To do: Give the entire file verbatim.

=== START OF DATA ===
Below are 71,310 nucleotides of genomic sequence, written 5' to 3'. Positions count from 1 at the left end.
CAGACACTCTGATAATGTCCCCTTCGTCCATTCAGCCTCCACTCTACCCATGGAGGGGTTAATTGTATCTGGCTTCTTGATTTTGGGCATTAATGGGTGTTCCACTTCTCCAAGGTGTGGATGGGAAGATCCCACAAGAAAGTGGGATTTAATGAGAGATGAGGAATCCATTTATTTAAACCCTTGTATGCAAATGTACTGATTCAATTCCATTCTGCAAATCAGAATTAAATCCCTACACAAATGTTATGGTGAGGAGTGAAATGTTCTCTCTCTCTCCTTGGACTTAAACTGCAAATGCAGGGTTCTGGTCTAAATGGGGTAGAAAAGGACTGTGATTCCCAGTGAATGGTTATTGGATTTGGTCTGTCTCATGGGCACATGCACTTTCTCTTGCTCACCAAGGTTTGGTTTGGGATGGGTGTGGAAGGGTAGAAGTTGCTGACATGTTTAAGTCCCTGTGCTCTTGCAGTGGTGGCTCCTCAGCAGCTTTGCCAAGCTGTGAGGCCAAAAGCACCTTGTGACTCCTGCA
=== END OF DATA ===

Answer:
Below are 71,310 nucleotides of genomic sequence, written 5' to 3'. Positions count from 1 at the left end.
CAGACACTCTGATAATGTCCCCTTCGTCCATTCAGCCTCCACTCTACCCATGGAGGGGTTAATTGTATCTGGCTTCTTGATTTTGGGCATTAATGGGTGTTCCACTTCTCCAAGGTGTGGATGGGAAGATCCCACAAGAAAGTGGGATTTAATGAGAGATGAGGAATCCATTTATTTAAACCCTTGTATGCAAATGTACTGATTCAATTCCATTCTGCAAATCAGAATTAAATCCCTACACAAATGTTATGGTGAGGAGTGAAATGTTCTCTCTCTCTCCTTGGACTTAAACTGCAAATGCAGGGTTCTGGTCTAAATGGGGTAGAAAAGGACTGTGATTCCCAGTGAATGGTTATTGGATTTGGTCTGTCTCATGGGCACATGCACTTTCTCTTGCTCACCAAGGTTTGGTTTGGGATGGGTGTGGAAGGGTAGAAGTTGCTGACATGTTTAAGTCCCTGTGCTCTTGCAGTGGTGGCTCCTCAGCAGCTTTGCCAAGCTGTGAGGCCAAAAGCACCTTGTGACTCCTGCA